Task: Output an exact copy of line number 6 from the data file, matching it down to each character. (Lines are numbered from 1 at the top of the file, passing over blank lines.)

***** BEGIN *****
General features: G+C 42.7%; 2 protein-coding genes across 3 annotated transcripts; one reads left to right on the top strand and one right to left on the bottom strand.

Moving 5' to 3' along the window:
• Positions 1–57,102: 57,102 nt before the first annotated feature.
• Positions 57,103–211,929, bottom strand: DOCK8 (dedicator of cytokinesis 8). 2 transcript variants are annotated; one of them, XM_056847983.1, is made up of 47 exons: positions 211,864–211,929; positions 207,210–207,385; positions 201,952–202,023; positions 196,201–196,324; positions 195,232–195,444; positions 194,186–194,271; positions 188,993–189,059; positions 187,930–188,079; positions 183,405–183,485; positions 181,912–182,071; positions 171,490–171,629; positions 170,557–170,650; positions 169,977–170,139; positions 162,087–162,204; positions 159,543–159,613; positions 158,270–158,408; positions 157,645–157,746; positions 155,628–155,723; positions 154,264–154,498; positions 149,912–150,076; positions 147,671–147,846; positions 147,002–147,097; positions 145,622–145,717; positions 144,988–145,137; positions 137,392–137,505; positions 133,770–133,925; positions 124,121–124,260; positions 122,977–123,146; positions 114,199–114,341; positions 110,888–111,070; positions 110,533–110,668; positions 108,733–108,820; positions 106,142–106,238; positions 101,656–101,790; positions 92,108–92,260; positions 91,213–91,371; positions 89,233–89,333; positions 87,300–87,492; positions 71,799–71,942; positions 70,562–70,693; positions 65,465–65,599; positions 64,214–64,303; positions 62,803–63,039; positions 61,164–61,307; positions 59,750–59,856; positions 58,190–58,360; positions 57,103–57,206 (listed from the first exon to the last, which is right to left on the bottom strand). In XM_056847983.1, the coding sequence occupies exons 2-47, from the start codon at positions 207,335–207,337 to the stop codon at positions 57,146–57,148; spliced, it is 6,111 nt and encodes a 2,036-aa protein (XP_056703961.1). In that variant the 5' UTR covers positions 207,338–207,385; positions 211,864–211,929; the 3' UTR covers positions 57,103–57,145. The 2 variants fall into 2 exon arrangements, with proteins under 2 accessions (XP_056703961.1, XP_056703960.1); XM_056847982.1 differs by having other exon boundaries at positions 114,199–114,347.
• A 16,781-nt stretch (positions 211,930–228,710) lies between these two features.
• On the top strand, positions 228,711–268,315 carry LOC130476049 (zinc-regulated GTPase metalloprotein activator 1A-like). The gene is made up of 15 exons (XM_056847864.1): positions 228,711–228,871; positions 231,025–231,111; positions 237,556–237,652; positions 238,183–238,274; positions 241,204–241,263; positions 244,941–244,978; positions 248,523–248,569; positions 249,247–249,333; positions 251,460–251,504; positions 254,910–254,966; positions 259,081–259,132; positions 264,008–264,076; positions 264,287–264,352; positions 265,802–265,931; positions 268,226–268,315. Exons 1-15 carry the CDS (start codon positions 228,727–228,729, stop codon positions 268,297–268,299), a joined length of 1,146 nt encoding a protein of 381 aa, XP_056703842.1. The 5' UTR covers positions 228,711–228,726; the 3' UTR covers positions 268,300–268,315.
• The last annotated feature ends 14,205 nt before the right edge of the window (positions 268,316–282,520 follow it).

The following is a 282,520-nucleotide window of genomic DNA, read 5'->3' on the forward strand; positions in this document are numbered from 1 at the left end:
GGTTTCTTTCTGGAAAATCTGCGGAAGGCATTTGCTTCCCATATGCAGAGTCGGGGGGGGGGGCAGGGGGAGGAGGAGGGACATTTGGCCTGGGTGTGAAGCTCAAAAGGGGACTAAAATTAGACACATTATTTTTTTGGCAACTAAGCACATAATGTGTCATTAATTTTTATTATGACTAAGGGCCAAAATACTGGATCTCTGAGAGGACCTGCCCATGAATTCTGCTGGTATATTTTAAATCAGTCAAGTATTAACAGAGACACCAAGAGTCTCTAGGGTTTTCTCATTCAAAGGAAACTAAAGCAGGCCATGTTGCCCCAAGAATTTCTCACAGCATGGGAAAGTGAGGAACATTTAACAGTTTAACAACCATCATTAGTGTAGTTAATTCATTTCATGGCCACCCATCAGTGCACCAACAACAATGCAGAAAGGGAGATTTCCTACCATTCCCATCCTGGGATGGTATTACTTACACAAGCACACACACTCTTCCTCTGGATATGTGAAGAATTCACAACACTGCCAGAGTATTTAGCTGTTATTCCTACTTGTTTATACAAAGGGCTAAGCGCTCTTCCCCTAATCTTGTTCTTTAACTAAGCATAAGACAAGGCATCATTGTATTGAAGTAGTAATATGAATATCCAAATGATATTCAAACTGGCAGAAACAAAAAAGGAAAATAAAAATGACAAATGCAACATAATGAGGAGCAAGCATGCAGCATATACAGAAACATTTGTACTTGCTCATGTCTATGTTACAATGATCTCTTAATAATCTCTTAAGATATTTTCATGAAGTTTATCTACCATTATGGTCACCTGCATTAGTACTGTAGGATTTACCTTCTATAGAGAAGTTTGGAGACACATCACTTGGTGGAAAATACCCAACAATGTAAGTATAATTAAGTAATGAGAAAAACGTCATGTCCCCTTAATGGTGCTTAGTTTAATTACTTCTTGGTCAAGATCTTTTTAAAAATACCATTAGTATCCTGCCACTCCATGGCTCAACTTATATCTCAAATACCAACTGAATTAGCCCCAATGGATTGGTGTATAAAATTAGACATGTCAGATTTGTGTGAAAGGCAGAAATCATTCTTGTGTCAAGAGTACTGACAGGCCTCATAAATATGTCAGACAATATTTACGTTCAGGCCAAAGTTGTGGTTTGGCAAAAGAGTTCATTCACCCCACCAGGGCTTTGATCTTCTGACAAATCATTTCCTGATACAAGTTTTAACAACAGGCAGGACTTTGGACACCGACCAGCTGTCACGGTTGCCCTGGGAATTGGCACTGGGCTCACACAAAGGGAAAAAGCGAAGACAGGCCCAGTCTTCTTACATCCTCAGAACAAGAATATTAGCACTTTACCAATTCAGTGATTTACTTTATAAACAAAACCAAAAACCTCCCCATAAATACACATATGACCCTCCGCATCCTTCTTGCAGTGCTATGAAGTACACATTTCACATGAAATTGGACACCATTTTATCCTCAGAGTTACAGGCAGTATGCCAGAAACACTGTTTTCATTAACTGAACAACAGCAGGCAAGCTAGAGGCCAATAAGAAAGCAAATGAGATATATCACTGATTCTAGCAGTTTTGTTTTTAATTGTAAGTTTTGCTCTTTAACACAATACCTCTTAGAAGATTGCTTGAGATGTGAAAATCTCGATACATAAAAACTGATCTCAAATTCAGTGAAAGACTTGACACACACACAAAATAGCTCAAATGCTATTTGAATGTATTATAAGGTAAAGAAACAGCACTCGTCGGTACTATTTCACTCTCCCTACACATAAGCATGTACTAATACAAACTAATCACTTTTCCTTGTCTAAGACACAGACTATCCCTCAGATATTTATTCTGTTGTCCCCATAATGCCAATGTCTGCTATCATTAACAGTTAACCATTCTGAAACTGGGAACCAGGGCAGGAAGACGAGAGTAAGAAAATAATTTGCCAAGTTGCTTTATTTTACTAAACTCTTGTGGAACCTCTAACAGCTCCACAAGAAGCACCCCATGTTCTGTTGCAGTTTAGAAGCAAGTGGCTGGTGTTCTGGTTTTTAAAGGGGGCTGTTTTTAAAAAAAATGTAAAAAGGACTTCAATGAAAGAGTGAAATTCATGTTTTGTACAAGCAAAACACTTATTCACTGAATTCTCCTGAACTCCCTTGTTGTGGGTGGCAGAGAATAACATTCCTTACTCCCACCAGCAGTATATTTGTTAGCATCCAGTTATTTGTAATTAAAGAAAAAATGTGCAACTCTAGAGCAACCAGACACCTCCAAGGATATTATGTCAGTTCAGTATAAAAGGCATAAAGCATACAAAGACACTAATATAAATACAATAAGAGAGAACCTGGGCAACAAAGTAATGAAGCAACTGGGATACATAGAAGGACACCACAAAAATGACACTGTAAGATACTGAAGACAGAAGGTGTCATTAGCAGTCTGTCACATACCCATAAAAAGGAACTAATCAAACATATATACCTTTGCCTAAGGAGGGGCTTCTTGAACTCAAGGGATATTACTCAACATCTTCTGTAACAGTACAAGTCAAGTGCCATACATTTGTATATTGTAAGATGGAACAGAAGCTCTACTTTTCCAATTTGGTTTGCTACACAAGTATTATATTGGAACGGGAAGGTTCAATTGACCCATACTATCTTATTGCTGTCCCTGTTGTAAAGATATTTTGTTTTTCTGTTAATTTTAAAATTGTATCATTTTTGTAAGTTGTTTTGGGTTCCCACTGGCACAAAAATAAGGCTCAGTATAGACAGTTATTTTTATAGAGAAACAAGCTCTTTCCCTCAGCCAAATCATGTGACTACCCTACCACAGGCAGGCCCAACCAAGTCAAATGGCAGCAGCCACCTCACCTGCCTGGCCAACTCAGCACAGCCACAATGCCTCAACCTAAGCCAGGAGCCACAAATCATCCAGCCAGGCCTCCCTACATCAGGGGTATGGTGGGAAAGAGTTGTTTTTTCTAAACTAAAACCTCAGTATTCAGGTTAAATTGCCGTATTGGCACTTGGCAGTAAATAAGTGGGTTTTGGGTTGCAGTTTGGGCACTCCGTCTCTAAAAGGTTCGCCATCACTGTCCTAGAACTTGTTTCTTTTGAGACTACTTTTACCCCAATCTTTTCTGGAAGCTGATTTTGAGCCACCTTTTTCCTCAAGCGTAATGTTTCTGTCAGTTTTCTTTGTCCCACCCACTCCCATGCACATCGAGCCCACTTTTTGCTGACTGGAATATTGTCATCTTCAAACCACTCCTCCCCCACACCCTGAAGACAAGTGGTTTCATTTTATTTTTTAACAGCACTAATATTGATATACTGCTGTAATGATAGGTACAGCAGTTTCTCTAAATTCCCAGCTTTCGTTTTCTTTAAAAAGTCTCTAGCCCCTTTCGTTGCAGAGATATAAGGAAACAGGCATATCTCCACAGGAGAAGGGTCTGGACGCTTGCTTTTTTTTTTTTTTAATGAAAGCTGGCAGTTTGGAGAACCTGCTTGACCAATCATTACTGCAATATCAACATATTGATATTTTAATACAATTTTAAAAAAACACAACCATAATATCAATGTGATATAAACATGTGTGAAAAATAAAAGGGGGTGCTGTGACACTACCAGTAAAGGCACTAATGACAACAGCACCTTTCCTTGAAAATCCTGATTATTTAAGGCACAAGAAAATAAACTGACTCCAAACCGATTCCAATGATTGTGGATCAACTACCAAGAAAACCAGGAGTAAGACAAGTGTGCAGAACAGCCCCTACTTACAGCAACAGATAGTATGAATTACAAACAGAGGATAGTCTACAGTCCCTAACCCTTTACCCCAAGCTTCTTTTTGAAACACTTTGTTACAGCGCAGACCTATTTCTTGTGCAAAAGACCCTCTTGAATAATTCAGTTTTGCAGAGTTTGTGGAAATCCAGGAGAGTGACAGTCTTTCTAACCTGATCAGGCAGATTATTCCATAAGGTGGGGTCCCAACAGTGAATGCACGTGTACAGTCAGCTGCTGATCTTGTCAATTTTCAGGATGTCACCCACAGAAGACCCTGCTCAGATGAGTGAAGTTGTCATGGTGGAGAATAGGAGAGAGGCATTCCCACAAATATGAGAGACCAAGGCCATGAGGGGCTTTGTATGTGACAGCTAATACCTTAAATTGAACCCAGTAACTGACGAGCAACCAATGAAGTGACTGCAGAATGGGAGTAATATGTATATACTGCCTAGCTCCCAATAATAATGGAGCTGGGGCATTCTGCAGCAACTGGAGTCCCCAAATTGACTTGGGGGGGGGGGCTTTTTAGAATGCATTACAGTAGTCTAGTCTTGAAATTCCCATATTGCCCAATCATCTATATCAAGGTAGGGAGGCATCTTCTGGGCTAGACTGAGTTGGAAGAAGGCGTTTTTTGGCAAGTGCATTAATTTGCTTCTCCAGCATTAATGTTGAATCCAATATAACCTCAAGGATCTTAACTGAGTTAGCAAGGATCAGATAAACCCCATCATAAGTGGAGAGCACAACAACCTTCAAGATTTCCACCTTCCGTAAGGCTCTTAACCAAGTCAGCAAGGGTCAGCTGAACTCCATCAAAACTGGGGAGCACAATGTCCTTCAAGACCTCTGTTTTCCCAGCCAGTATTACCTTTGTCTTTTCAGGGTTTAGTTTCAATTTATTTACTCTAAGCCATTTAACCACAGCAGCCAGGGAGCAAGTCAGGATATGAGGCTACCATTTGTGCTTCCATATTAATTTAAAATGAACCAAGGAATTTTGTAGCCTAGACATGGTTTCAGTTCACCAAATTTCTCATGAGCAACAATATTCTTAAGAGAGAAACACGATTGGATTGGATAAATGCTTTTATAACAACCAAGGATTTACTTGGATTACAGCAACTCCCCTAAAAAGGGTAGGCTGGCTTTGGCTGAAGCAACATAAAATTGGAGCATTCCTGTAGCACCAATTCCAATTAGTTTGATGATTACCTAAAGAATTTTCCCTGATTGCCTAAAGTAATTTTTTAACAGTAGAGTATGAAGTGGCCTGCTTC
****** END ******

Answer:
• On the top strand, positions 228,711–268,315 carry LOC130476049 (zinc-regulated GTPase metalloprotein activator 1A-like). The gene is made up of 15 exons (XM_056847864.1): positions 228,711–228,871; positions 231,025–231,111; positions 237,556–237,652; positions 238,183–238,274; positions 241,204–241,263; positions 244,941–244,978; positions 248,523–248,569; positions 249,247–249,333; positions 251,460–251,504; positions 254,910–254,966; positions 259,081–259,132; positions 264,008–264,076; positions 264,287–264,352; positions 265,802–265,931; positions 268,226–268,315. Exons 1-15 carry the CDS (start codon positions 228,727–228,729, stop codon positions 268,297–268,299), a joined length of 1,146 nt encoding a protein of 381 aa, XP_056703842.1. The 5' UTR covers positions 228,711–228,726; the 3' UTR covers positions 268,300–268,315.